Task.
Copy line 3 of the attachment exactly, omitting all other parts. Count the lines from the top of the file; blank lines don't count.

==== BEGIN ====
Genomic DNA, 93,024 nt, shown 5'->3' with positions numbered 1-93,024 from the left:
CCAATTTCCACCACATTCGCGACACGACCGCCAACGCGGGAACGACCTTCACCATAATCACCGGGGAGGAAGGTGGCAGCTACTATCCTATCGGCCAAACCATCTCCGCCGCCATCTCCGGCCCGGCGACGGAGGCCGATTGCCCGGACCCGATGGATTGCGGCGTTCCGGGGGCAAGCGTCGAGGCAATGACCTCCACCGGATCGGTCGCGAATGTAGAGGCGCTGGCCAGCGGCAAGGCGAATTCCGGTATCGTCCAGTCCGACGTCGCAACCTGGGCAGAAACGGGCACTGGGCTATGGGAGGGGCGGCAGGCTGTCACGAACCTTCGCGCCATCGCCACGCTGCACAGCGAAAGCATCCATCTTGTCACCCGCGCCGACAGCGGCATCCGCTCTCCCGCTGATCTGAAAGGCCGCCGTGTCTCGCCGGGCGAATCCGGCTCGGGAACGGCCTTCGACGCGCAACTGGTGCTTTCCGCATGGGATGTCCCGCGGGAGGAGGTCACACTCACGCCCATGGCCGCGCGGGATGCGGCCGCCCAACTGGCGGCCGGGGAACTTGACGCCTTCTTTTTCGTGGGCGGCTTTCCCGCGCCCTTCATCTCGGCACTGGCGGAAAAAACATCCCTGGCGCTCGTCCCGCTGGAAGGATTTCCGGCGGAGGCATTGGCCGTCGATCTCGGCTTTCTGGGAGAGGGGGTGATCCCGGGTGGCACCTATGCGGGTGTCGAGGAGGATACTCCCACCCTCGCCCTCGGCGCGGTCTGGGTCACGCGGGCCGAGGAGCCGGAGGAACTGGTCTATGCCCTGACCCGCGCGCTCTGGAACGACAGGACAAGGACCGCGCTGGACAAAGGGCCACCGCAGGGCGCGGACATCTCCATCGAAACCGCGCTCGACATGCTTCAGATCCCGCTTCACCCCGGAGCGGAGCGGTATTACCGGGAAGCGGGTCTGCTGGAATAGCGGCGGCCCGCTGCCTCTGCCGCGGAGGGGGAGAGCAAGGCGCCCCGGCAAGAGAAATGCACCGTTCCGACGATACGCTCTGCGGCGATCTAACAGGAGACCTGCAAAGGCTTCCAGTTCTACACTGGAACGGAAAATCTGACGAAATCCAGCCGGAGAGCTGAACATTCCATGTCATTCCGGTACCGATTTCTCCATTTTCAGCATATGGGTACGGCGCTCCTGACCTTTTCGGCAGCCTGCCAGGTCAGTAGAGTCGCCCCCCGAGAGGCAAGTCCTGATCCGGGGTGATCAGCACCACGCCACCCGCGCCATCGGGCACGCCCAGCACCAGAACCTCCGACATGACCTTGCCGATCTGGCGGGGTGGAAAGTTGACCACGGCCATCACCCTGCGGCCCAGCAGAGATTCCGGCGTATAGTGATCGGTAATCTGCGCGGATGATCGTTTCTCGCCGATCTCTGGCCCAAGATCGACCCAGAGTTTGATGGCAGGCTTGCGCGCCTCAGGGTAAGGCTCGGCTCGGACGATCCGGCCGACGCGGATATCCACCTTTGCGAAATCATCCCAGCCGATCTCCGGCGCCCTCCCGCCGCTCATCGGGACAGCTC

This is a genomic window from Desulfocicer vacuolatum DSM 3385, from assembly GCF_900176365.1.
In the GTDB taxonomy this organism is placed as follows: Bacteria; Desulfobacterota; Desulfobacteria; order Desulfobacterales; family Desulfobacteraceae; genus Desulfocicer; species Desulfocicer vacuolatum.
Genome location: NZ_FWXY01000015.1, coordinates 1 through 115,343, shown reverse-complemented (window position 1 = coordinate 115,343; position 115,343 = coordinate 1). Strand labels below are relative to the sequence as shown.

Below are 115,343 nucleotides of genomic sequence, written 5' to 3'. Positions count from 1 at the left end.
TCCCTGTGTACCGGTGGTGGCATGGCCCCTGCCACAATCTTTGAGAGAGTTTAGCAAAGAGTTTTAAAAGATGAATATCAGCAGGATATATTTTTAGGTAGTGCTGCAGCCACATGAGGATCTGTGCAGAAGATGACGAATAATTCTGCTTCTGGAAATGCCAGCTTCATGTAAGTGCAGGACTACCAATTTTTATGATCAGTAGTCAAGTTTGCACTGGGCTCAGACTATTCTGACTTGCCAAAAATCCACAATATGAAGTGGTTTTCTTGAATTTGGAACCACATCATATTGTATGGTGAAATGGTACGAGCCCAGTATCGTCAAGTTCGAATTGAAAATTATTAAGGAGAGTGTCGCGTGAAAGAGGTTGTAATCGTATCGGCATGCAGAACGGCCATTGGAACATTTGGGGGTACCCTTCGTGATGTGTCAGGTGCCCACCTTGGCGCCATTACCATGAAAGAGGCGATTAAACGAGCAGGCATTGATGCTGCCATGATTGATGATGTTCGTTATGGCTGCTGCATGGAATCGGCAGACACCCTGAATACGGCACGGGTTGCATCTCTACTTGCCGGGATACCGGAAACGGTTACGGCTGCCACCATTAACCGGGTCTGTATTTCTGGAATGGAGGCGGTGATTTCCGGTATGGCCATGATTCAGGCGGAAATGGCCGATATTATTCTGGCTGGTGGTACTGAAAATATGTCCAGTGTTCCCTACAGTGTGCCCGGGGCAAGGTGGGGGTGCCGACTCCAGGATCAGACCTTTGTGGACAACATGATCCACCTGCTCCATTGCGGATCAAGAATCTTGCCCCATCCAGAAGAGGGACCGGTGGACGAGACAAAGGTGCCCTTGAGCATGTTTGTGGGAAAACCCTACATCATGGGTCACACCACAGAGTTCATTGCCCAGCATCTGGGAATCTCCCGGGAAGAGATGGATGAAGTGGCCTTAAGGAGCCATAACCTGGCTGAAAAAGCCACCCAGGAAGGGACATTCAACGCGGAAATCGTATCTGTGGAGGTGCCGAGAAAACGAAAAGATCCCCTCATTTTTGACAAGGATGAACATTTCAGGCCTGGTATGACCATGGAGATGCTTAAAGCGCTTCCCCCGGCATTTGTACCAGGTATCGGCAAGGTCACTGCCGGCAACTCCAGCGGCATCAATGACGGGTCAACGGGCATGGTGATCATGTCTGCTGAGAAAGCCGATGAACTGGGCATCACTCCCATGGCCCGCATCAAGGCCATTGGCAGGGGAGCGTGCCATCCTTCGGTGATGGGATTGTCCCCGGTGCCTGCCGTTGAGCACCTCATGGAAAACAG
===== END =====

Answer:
This is a genomic window from Desulfocicer vacuolatum DSM 3385, from assembly GCF_900176365.1.